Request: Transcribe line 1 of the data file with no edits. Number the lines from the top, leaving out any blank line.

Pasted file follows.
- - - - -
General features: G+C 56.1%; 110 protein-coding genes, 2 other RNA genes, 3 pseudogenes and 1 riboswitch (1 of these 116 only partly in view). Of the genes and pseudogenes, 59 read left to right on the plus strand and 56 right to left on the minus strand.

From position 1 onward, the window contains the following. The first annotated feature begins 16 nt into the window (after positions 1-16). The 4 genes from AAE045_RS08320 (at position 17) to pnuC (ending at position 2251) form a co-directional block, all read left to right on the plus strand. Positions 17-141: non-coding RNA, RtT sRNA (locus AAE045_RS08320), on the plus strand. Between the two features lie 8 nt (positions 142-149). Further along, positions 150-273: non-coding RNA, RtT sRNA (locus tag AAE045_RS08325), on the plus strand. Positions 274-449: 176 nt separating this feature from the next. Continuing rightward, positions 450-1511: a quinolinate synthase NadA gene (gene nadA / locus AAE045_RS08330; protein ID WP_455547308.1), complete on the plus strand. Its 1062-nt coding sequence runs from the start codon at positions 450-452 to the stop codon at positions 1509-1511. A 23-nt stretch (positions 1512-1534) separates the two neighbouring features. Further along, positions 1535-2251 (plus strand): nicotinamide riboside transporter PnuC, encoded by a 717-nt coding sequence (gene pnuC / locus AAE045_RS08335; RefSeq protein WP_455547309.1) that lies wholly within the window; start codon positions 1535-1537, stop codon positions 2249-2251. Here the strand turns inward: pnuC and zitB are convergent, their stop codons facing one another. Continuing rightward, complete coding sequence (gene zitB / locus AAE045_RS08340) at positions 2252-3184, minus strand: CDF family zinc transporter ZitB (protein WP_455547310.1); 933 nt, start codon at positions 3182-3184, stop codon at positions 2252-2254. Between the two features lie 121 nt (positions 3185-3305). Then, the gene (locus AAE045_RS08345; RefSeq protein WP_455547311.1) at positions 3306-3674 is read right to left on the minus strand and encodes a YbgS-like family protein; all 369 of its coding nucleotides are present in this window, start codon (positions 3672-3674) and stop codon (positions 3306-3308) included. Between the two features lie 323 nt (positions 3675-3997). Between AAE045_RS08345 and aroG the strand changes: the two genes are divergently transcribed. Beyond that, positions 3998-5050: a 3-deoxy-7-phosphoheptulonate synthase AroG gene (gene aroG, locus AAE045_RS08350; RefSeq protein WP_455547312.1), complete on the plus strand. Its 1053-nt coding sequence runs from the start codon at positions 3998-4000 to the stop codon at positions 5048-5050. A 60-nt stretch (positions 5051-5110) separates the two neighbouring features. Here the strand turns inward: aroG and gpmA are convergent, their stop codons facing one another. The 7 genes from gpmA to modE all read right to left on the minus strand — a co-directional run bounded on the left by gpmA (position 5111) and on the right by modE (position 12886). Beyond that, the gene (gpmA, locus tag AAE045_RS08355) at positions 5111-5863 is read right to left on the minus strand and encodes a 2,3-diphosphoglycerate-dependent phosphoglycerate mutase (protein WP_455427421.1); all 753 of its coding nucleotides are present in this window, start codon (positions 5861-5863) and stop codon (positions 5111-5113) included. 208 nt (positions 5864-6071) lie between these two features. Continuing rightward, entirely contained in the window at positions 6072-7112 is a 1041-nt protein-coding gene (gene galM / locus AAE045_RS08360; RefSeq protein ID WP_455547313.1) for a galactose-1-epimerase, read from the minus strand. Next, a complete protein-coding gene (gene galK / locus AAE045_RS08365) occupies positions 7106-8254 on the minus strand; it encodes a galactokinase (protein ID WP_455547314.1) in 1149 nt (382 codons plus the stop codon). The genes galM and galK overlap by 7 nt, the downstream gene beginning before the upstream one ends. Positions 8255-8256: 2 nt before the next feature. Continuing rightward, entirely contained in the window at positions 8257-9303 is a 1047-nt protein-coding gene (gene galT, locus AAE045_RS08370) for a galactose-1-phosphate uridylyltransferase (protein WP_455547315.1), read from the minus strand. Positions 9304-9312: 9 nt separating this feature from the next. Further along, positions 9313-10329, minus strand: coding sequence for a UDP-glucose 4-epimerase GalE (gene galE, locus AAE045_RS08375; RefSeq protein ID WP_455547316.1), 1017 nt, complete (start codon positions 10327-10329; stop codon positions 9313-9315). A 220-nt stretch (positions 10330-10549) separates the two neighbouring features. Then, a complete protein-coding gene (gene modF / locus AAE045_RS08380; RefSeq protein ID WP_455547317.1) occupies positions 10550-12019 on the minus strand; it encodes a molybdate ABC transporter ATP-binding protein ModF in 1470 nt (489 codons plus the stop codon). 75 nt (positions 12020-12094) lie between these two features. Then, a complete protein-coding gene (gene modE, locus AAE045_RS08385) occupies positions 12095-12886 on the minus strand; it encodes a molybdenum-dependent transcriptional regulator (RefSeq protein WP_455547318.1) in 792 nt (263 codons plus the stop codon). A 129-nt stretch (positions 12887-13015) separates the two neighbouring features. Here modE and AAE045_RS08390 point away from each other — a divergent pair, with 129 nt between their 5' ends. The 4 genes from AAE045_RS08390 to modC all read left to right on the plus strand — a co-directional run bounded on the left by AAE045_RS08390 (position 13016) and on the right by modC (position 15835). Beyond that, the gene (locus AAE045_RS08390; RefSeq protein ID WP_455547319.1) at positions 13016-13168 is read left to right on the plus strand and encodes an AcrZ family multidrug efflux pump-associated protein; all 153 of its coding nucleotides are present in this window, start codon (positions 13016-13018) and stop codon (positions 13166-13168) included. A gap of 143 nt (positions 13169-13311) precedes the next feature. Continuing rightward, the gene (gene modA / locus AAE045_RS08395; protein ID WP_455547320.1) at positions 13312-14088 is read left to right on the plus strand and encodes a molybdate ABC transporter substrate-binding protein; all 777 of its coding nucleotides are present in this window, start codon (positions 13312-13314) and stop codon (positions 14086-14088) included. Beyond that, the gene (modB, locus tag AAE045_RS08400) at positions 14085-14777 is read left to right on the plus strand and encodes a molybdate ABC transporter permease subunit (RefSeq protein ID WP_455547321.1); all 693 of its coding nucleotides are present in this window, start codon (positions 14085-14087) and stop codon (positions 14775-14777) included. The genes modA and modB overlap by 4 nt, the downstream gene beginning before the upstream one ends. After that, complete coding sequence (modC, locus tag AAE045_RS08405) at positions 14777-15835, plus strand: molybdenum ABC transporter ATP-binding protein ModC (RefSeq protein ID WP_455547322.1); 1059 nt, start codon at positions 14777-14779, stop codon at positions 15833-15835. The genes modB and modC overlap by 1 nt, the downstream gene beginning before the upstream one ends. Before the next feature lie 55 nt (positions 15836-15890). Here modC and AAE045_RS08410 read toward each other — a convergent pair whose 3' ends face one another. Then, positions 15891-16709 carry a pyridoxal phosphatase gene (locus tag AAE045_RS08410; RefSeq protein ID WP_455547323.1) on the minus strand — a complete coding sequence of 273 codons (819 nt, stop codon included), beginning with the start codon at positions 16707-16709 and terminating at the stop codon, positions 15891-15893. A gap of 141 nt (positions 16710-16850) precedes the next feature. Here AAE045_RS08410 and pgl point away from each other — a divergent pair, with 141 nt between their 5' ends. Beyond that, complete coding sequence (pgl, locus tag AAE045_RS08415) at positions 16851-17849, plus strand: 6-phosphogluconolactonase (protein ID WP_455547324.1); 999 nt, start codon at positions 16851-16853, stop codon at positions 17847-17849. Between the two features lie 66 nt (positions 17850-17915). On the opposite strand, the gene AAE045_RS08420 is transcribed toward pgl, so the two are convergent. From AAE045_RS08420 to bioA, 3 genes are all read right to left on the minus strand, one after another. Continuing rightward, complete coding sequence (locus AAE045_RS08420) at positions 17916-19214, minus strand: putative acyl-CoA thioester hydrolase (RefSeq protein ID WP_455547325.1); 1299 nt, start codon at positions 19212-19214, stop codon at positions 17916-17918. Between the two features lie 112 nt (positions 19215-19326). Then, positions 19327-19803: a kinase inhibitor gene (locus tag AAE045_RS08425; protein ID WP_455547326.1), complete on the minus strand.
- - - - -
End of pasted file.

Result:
General features: G+C 56.1%; 110 protein-coding genes, 2 other RNA genes, 3 pseudogenes and 1 riboswitch (1 of these 116 only partly in view). Of the genes and pseudogenes, 59 read left to right on the plus strand and 56 right to left on the minus strand.